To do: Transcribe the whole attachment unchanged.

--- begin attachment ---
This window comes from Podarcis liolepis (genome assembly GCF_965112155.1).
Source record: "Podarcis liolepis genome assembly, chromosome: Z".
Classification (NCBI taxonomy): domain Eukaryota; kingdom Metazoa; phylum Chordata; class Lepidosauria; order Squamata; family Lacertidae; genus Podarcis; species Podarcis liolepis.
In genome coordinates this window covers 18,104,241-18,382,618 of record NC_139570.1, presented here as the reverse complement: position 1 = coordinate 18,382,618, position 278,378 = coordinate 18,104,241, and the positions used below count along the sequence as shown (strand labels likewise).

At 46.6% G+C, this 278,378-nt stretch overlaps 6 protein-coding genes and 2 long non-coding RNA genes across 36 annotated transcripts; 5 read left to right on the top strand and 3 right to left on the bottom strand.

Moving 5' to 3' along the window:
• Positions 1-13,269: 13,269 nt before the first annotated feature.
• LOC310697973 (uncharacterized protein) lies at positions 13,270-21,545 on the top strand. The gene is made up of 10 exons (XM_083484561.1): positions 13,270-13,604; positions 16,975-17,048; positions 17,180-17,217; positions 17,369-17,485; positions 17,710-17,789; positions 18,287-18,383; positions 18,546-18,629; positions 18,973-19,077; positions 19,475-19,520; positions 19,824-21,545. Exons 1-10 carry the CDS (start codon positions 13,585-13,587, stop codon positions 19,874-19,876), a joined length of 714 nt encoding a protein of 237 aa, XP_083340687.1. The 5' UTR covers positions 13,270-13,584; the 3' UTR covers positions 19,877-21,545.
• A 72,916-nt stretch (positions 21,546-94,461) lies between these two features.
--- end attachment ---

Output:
This window comes from Podarcis liolepis (genome assembly GCF_965112155.1).
Source record: "Podarcis liolepis genome assembly, chromosome: Z".
Classification (NCBI taxonomy): domain Eukaryota; kingdom Metazoa; phylum Chordata; class Lepidosauria; order Squamata; family Lacertidae; genus Podarcis; species Podarcis liolepis.
In genome coordinates this window covers 18,104,241-18,382,618 of record NC_139570.1, presented here as the reverse complement: position 1 = coordinate 18,382,618, position 278,378 = coordinate 18,104,241, and the positions used below count along the sequence as shown (strand labels likewise).

At 46.6% G+C, this 278,378-nt stretch overlaps 6 protein-coding genes and 2 long non-coding RNA genes across 36 annotated transcripts; 5 read left to right on the top strand and 3 right to left on the bottom strand.

Moving 5' to 3' along the window:
• Positions 1-13,269: 13,269 nt before the first annotated feature.
• LOC310697973 (uncharacterized protein) lies at positions 13,270-21,545 on the top strand. The gene is made up of 10 exons (XM_083484561.1): positions 13,270-13,604; positions 16,975-17,048; positions 17,180-17,217; positions 17,369-17,485; positions 17,710-17,789; positions 18,287-18,383; positions 18,546-18,629; positions 18,973-19,077; positions 19,475-19,520; positions 19,824-21,545. Exons 1-10 carry the CDS (start codon positions 13,585-13,587, stop codon positions 19,874-19,876), a joined length of 714 nt encoding a protein of 237 aa, XP_083340687.1. The 5' UTR covers positions 13,270-13,584; the 3' UTR covers positions 19,877-21,545.
• A 72,916-nt stretch (positions 21,546-94,461) lies between these two features.